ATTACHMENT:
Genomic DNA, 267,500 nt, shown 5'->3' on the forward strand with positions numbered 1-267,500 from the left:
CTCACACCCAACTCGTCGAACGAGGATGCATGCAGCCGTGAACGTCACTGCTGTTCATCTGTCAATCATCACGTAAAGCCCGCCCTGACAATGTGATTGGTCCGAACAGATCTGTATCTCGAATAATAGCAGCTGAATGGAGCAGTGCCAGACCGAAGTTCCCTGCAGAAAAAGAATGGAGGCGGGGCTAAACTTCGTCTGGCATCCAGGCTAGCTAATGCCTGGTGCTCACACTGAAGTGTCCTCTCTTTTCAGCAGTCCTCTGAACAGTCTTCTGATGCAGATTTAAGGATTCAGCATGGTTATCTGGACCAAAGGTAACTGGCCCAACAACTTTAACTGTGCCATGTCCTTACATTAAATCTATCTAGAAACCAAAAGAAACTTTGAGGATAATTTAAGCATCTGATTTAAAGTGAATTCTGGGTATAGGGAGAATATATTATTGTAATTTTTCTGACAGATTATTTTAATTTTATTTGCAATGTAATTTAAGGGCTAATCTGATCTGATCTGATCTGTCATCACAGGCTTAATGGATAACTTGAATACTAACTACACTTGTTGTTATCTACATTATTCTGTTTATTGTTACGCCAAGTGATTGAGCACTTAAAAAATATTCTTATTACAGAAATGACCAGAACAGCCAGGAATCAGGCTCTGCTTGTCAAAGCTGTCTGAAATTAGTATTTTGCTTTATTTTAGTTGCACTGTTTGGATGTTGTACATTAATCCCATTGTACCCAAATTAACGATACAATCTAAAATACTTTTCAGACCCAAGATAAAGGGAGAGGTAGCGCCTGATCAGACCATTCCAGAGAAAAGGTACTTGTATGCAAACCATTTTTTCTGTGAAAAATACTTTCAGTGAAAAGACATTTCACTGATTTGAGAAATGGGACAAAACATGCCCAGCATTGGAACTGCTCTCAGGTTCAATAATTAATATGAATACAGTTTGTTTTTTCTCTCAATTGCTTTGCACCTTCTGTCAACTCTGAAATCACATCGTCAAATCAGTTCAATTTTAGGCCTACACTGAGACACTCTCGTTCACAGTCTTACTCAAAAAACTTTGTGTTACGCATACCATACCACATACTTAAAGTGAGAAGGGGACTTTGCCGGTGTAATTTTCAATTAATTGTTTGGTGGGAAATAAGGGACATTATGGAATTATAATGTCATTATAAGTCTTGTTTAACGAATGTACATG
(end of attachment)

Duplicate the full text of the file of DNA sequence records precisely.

Genomic DNA, 267,500 nt, shown 5'->3' on the forward strand with positions numbered 1-267,500 from the left:
CTCACACCCAACTCGTCGAACGAGGATGCATGCAGCCGTGAACGTCACTGCTGTTCATCTGTCAATCATCACGTAAAGCCCGCCCTGACAATGTGATTGGTCCGAACAGATCTGTATCTCGAATAATAGCAGCTGAATGGAGCAGTGCCAGACCGAAGTTCCCTGCAGAAAAAGAATGGAGGCGGGGCTAAACTTCGTCTGGCATCCAGGCTAGCTAATGCCTGGTGCTCACACTGAAGTGTCCTCTCTTTTCAGCAGTCCTCTGAACAGTCTTCTGATGCAGATTTAAGGATTCAGCATGGTTATCTGGACCAAAGGTAACTGGCCCAACAACTTTAACTGTGCCATGTCCTTACATTAAATCTATCTAGAAACCAAAAGAAACTTTGAGGATAATTTAAGCATCTGATTTAAAGTGAATTCTGGGTATAGGGAGAATATATTATTGTAATTTTTCTGACAGATTATTTTAATTTTATTTGCAATGTAATTTAAGGGCTAATCTGATCTGATCTGATCTGTCATCACAGGCTTAATGGATAACTTGAATACTAACTACACTTGTTGTTATCTACATTATTCTGTTTATTGTTACGCCAAGTGATTGAGCACTTAAAAAATATTCTTATTACAGAAATGACCAGAACAGCCAGGAATCAGGCTCTGCTTGTCAAAGCTGTCTGAAATTAGTATTTTGCTTTATTTTAGTTGCACTGTTTGGATGTTGTACATTAATCCCATTGTACCCAAATTAACGATACAATCTAAAATACTTTTCAGACCCAAGATAAAGGGAGAGGTAGCGCCTGATCAGACCATTCCAGAGAAAAGGTACTTGTATGCAAACCATTTTTTCTGTGAAAAATACTTTCAGTGAAAAGACATTTCACTGATTTGAGAAATGGGACAAAACATGCCCAGCATTGGAACTGCTCTCAGGTTCAATAATTAATATGAATACAGTTTGTTTTTTCTCTCAATTGCTTTGCACCTTCTGTCAACTCTGAAATCACATCGTCAAATCAGTTCAATTTTAGGCCTACACTGAGACACTCTCGTTCACAGTCTTACTCAAAAAACTTTGTGTTACGCATACCATACCACATACTTAAAGTGAGAAGGGGACTTTGCCGGTGTAATTTTCAATTAATTGTTTGGTGGGAAATAAGGGACATTATGGAATTATAATGTCATTATAAGTCTTGTTTAACGAATGTACATG